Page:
Last year, to be exact on August 31st, 2015, if you had told me that in a about a year’s time I would be sitting next to two, one Turkish and one Scottish, World Karate Champions, that I would be doing Karate with orange belt, and maybe more importantly, that what they talk about would sound meaningful to me, of course I would not believe you.
However, in 2016, on August 3rd in Fethiye, on a night that seems to be cooler than the nights before, I am sort of baffled by and positively surprised at myself as I am sitting on a stool next to these two Karate masters at the end of the training, at my Karate teacher Mr. Ömer Habeş’s Dojo. I had just completed a training where I was both taking part in the training and translating for our visiting Shihan from Scotland, Mr. Alistair Mitchell. Me, Zeynep. Although I was feeling that I was not even close to begin to comprehend what Karate is, which was a point that our teacher had pointed out at times and that I could only agree with, I had started to do Karate which I had loved since I was a kid for some reason. I was doing it.
I was doing punches. Different kicks. For example, I was able to lift my legs like I could never before in my mawashi geri kicks. The list of the names of the techniques that I know was getting longer. I was beginning to comprehend the existence of Karate’s way ‘Do’. I was reading the books by Master Funakoshi, who is known as the person who made Karate known in the World as Karate. I was listening to my own Shihan, my teacher Mr. Ömer Habeş attentively. I was realizing that Karate was making me stronger as well as calming me down while strengthening me.
Last year on August 31st, a new page called Karate opened up in my life. And since that day on, almost every day, I am grateful that Karate is in my life.
On the night of the August 3rd, as I was translating for my Master Teachers, Shihan Ömer Habeş and Shihan Alistair Mitchell, I felt myself again in a movie scene. This was not my first time to translate for them. When Shihan Alistair Mitchell was in Fethiye last May, I had had the chance to translate a few times in and out of Dojo. In this new visit in August, the two Shihans were having long conversations and this was giving me a chance to peek in through, the sort of mystical, doors of the world of Karate.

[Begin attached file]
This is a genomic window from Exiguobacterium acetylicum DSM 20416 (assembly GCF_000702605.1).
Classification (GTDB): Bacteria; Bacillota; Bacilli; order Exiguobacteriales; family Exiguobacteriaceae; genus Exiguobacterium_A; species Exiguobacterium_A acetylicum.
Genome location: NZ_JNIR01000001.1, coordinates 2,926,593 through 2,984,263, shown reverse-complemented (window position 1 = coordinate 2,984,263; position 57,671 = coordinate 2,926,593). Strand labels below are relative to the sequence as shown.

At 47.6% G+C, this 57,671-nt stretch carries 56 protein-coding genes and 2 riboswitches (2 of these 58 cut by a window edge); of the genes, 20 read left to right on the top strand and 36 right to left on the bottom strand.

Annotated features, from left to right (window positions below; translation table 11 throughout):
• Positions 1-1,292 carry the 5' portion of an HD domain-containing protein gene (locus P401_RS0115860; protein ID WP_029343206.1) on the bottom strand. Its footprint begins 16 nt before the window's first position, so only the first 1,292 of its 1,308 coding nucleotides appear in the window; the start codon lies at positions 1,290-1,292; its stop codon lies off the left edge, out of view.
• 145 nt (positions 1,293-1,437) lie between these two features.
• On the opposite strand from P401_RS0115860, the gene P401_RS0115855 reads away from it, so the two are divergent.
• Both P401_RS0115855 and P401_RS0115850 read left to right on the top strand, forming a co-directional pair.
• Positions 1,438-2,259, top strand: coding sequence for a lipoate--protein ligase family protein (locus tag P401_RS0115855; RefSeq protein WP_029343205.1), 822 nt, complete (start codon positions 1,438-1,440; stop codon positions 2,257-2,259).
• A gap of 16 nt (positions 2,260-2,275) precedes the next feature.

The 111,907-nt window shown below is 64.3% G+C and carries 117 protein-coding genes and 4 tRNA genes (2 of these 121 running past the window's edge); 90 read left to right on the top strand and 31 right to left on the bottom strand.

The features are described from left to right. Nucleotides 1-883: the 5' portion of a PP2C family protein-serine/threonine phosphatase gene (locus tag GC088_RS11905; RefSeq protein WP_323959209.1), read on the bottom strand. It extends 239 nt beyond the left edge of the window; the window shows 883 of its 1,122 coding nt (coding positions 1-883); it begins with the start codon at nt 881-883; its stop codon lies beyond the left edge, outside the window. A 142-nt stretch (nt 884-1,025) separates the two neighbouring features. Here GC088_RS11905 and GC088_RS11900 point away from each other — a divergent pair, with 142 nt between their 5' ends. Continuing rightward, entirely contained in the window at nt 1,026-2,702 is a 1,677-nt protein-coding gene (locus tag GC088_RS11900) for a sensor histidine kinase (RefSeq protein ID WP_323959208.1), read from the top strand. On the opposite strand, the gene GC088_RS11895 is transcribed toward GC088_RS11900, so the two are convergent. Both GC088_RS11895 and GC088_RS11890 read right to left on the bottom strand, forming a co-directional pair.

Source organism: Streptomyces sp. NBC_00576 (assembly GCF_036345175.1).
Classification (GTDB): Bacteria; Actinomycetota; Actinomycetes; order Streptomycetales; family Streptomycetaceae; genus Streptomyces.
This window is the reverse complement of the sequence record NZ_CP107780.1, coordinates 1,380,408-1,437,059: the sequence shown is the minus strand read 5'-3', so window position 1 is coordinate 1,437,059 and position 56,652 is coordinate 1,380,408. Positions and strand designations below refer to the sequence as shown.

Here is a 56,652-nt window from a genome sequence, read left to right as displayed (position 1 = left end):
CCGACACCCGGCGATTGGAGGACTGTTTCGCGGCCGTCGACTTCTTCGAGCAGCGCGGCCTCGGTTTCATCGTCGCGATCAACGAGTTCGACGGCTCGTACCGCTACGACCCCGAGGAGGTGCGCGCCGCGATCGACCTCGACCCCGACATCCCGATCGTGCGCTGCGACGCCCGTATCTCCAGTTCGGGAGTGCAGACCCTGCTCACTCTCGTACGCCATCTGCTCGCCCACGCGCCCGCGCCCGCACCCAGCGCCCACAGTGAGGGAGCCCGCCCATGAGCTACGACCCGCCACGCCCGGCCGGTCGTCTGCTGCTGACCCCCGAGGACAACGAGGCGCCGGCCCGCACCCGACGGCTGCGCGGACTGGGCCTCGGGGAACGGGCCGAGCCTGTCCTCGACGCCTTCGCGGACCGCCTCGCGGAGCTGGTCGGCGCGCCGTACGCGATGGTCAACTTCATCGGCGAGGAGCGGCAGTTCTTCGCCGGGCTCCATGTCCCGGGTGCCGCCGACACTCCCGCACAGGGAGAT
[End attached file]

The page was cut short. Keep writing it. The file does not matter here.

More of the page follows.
I probably would be needing more time to be able to go through those doors, yet, to be able to listen to two Karate people who have given their lives to Karate, to be part of their deep conversation in a sense, was such a great luck. I was feeling maybe more lucky than ever as I was translating. It was as if I was watching a movie and I was so close to that movie, as if I was watching it from inside the scenes.
What did the Masters, the Shihans talk about?
First of all, they were two people who understood each other very well. Even though they were speaking two different languages, even though they belong to different religions or nationalities, they were two people who very apparently understood each other very well. They had represented their own countries at the very top level, earned medals, became World Champions as sportsmen; however, there was something that they almost shared in every conversation that I had translated. They were not Karate sportsmen. They were Karate men. They were people who did Karate. This was a very very important distinction that needed to be understood to be able understand them.
Shihan Habeş said that what disappoints him or makes him sad the most is having a student leave the Dojo, leave Karate, or continue to train with another teacher. “It makes us sad,” Shihan Habeş said. He told that it is as if one leaves his father to go to his step father. He told that this slows down one’s training, one’s path. An even if they unite afterwards, there is this heartbrokenness that cannot be totally mended. Shihan Mitchell was feeling similar things. That it is not possible to win every student, but that they hope and work for this.